The rising cost of college in America is no longer a "concern" - it's a crisis.
Student debt in the US now totals $1.5 trillion and growing. More than 44 million Americans have outstanding student debt. And 1 in 5 Millenials expect to die without paying off their debt.
Proposals such as student loan forgiveness and other solutions to rising cost and resulting student debt have been gaining national attention, and it seems unlikely that the trend will stop.
An oft-referenced example of cost mitigation has been the so-called “free” college programs of European countries.
As Milton Friedman liked to say, there ain’t no such thing as a free lunch.
That fact that someone always must pay for it aside, there are many reasons to believe that free college isn’t the dream it is made out to be.
College, of course, must always be paid for in the end. The taxpayers must be the ones who pay if students are no longer expected to.
As you might expect, the tax burden is significantly higher in countries that offer free college.
This means that graduates will be paying for their education for the rest of their lives, not just until their loans are repaid.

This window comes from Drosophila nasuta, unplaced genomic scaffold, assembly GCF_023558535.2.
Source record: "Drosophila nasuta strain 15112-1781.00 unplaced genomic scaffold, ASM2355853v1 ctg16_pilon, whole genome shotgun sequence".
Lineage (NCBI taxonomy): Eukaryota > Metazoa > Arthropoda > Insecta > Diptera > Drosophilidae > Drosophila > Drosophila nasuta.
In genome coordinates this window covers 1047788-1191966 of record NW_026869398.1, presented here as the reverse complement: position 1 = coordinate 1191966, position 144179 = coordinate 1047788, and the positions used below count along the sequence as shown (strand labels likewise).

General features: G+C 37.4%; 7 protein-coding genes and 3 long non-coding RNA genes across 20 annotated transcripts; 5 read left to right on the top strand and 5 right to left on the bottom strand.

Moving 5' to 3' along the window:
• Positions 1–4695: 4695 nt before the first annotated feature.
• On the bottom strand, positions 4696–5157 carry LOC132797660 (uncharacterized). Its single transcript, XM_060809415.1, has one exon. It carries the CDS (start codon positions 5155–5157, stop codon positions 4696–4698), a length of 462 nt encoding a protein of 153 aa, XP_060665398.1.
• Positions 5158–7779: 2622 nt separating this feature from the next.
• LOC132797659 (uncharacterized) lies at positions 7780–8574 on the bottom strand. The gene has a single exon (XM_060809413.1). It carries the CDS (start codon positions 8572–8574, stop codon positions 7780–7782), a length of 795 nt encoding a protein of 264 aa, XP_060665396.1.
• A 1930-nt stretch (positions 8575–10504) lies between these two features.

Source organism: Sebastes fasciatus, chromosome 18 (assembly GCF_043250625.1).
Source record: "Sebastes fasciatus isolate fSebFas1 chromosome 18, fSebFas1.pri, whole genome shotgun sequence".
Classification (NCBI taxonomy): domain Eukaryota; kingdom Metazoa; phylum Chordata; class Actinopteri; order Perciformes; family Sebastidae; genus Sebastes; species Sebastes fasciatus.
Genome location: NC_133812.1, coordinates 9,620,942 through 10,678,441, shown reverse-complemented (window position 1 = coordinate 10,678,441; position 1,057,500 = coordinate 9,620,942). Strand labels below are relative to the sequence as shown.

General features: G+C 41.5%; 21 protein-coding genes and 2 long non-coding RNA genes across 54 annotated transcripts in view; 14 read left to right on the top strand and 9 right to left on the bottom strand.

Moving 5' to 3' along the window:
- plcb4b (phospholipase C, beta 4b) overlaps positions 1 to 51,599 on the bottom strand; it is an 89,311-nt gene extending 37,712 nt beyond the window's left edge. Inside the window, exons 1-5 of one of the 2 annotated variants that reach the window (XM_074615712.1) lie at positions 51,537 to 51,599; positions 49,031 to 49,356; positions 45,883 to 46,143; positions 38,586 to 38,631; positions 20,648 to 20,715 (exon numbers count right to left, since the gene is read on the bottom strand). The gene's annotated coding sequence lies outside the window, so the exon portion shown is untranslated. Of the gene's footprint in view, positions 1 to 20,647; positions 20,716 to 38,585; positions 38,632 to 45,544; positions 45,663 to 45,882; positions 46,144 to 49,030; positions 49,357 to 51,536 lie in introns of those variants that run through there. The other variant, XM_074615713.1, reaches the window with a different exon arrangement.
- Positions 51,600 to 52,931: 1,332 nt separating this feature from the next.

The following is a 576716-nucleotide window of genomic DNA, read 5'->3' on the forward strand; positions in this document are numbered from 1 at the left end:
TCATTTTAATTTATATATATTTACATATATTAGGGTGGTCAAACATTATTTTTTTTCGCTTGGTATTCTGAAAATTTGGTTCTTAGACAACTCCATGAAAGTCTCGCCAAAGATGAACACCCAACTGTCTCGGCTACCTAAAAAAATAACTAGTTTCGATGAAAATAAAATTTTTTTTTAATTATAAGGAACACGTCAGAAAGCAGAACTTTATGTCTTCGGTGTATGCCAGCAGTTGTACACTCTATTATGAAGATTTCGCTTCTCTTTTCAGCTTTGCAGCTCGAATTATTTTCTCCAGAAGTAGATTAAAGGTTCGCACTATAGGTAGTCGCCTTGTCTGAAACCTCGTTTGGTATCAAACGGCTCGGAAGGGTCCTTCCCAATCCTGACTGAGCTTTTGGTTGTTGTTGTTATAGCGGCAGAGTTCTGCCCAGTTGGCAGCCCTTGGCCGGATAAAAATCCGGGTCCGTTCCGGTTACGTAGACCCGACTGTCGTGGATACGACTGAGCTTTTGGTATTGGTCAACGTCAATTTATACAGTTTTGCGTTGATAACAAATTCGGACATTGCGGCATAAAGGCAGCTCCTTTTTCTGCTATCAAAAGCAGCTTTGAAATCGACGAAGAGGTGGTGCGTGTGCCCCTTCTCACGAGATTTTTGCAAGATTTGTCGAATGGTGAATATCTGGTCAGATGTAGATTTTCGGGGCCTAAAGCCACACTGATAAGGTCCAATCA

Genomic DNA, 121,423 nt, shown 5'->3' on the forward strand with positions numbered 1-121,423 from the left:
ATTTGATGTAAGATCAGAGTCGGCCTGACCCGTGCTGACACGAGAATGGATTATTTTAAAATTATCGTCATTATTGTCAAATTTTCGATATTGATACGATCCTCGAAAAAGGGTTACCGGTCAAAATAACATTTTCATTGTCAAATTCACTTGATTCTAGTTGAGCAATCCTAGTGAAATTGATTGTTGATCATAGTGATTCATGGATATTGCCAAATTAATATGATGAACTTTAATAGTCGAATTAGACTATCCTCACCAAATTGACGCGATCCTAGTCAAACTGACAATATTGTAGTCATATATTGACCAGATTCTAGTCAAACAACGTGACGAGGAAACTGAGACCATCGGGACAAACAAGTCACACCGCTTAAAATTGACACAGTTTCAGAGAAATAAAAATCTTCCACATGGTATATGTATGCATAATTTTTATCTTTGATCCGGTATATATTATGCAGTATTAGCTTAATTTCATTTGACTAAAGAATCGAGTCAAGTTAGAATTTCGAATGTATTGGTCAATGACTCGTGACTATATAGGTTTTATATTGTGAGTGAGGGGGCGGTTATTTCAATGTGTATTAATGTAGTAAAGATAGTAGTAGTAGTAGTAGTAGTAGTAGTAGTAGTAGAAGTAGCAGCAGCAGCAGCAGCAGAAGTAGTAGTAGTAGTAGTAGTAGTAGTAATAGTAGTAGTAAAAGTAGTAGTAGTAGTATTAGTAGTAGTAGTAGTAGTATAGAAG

But it’s not just students that will be paying. Everyone, including those without college degrees, are supporting these students.
While some might see this as a good thing, it’s not voluntary. People are forced to pay these costs, and those who don’t benefit are required to pay just as much as those who do.
When Americans think of free college, we usually picture American colleges without the tuition payments or student loans. The reality, however, may be bleaker.
Germany, one of the most prominent countries offering free college, suffers from overcrowded universities that can’t afford to teach students.
These schools don’t have anything close to the resources of colleges in the U.S. The difference? Inability to charge tuition.
Students get neither the experience nor level of education that a tuition-charging institution provides. Class sizes of 1,500 are not unheard of.
Paying for school helps to both provide necessary resources to make schools better, and to motivate schools to retain students and provide them with a good overall value proposition.